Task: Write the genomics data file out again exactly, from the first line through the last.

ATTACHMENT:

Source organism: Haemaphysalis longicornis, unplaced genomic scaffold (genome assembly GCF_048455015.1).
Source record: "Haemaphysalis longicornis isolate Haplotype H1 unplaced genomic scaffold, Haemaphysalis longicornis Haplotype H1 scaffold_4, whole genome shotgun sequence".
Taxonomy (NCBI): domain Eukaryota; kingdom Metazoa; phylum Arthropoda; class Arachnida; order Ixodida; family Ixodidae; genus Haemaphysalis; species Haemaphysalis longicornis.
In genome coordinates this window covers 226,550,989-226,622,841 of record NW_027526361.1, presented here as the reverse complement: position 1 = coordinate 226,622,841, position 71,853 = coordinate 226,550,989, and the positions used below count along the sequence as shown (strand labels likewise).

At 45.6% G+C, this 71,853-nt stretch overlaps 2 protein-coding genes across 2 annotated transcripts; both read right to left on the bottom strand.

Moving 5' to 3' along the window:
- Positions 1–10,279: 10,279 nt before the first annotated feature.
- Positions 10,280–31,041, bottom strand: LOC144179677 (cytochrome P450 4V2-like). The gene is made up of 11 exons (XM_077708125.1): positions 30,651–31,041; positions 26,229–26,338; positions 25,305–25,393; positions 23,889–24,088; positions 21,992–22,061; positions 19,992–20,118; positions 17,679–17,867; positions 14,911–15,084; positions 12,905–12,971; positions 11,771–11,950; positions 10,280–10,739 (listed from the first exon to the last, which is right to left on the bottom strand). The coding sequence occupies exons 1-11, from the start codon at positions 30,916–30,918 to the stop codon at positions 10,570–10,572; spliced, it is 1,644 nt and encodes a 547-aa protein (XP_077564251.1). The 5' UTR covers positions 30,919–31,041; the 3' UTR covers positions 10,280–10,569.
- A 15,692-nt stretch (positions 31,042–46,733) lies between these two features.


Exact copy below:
Source organism: Haemaphysalis longicornis, unplaced genomic scaffold (genome assembly GCF_048455015.1).
Source record: "Haemaphysalis longicornis isolate Haplotype H1 unplaced genomic scaffold, Haemaphysalis longicornis Haplotype H1 scaffold_4, whole genome shotgun sequence".
Taxonomy (NCBI): domain Eukaryota; kingdom Metazoa; phylum Arthropoda; class Arachnida; order Ixodida; family Ixodidae; genus Haemaphysalis; species Haemaphysalis longicornis.
In genome coordinates this window covers 226,550,989-226,622,841 of record NW_027526361.1, presented here as the reverse complement: position 1 = coordinate 226,622,841, position 71,853 = coordinate 226,550,989, and the positions used below count along the sequence as shown (strand labels likewise).

At 45.6% G+C, this 71,853-nt stretch overlaps 2 protein-coding genes across 2 annotated transcripts; both read right to left on the bottom strand.

Moving 5' to 3' along the window:
- Positions 1–10,279: 10,279 nt before the first annotated feature.
- Positions 10,280–31,041, bottom strand: LOC144179677 (cytochrome P450 4V2-like). The gene is made up of 11 exons (XM_077708125.1): positions 30,651–31,041; positions 26,229–26,338; positions 25,305–25,393; positions 23,889–24,088; positions 21,992–22,061; positions 19,992–20,118; positions 17,679–17,867; positions 14,911–15,084; positions 12,905–12,971; positions 11,771–11,950; positions 10,280–10,739 (listed from the first exon to the last, which is right to left on the bottom strand). The coding sequence occupies exons 1-11, from the start codon at positions 30,916–30,918 to the stop codon at positions 10,570–10,572; spliced, it is 1,644 nt and encodes a 547-aa protein (XP_077564251.1). The 5' UTR covers positions 30,919–31,041; the 3' UTR covers positions 10,280–10,569.
- A 15,692-nt stretch (positions 31,042–46,733) lies between these two features.